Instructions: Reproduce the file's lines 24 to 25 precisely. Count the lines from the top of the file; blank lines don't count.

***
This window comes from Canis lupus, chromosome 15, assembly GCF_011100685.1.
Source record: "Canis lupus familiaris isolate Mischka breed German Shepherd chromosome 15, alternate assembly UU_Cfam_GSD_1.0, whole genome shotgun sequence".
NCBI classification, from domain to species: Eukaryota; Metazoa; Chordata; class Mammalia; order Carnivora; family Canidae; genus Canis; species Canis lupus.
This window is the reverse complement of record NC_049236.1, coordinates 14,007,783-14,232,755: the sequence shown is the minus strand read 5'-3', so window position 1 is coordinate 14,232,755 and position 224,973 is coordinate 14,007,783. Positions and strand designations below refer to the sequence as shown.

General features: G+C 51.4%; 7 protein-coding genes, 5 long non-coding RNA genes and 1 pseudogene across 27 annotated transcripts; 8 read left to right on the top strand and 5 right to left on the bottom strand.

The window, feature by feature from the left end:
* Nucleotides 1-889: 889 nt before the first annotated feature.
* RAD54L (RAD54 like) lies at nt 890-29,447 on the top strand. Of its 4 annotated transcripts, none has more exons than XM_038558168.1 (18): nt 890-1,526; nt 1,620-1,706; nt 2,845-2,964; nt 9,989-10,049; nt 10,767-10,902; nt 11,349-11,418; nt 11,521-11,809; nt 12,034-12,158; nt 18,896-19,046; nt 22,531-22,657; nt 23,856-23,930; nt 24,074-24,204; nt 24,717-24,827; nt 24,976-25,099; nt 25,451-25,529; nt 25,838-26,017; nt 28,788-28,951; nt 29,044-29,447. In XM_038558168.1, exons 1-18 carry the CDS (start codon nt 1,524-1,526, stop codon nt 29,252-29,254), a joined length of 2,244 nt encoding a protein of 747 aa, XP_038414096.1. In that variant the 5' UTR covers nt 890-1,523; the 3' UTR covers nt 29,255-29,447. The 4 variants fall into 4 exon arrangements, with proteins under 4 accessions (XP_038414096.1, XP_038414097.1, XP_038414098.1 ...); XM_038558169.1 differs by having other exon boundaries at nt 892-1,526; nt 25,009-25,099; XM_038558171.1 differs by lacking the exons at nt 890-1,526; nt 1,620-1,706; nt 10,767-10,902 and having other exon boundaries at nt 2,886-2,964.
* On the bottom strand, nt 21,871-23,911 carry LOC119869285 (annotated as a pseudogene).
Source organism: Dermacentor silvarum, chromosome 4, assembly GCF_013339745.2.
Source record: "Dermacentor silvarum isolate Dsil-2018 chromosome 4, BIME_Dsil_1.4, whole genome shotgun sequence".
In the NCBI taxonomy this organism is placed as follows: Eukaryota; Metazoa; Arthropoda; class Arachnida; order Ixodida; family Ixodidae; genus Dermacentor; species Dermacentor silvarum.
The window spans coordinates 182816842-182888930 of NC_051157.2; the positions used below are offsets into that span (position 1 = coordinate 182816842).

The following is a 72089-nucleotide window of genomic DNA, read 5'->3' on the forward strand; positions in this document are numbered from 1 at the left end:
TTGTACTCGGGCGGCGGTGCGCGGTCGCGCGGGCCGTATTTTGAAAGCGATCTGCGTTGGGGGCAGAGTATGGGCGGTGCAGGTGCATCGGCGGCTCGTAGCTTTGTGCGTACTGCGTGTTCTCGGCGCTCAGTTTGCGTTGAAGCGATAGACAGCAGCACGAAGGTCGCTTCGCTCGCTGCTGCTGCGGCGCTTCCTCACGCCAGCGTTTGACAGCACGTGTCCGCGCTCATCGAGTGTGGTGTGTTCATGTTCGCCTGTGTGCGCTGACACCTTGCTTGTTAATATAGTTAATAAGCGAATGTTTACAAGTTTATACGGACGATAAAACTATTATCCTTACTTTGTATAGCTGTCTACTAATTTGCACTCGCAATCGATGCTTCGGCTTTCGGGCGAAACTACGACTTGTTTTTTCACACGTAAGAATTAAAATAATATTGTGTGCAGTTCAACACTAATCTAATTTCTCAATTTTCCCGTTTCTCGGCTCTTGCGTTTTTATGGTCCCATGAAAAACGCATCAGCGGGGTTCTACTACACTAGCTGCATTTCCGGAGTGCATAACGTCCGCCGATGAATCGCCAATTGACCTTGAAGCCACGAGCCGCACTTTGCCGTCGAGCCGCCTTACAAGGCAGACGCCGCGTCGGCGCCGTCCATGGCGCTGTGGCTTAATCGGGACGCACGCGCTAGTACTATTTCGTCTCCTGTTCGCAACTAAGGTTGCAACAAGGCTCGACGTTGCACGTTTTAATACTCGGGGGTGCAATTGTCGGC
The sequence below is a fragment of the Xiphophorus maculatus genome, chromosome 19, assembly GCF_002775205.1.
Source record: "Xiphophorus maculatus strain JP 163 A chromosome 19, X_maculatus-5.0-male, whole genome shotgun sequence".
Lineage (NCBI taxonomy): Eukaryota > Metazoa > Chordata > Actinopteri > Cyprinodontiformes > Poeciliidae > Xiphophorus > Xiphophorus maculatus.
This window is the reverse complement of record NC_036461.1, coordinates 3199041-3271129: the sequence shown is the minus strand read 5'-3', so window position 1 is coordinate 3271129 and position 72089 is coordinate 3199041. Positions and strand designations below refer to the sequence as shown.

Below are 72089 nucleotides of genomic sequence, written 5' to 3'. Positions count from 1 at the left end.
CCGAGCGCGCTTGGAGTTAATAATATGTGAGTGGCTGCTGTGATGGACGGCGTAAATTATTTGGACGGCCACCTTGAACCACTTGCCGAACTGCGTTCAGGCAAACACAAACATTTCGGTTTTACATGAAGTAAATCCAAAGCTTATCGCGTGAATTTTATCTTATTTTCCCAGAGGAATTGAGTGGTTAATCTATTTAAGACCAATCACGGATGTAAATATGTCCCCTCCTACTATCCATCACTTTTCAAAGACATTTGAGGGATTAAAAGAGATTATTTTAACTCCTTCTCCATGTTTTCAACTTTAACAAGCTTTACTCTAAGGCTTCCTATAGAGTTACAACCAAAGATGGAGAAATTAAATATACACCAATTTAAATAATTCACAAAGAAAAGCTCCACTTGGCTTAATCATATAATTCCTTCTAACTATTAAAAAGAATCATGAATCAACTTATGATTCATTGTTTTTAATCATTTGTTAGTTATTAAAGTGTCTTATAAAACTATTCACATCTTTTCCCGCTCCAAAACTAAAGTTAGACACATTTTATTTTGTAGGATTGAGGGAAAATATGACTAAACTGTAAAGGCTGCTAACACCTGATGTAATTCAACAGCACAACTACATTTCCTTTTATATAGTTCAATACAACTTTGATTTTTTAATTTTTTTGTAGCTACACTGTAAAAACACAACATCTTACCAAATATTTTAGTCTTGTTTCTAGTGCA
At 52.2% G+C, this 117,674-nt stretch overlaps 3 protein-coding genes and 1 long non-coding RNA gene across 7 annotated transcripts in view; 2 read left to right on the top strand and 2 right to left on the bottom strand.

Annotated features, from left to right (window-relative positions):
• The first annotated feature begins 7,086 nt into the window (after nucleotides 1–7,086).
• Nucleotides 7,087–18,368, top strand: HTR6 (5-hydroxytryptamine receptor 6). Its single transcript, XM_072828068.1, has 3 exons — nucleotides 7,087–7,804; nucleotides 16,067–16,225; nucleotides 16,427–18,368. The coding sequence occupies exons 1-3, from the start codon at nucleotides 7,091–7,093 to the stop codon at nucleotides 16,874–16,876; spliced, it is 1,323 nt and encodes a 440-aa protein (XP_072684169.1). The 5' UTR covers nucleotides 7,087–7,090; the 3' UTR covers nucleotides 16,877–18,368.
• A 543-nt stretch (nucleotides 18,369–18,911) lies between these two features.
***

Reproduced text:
• The first annotated feature begins 7,086 nt into the window (after nucleotides 1–7,086).
• Nucleotides 7,087–18,368, top strand: HTR6 (5-hydroxytryptamine receptor 6). Its single transcript, XM_072828068.1, has 3 exons — nucleotides 7,087–7,804; nucleotides 16,067–16,225; nucleotides 16,427–18,368. The coding sequence occupies exons 1-3, from the start codon at nucleotides 7,091–7,093 to the stop codon at nucleotides 16,874–16,876; spliced, it is 1,323 nt and encodes a 440-aa protein (XP_072684169.1). The 5' UTR covers nucleotides 7,087–7,090; the 3' UTR covers nucleotides 16,877–18,368.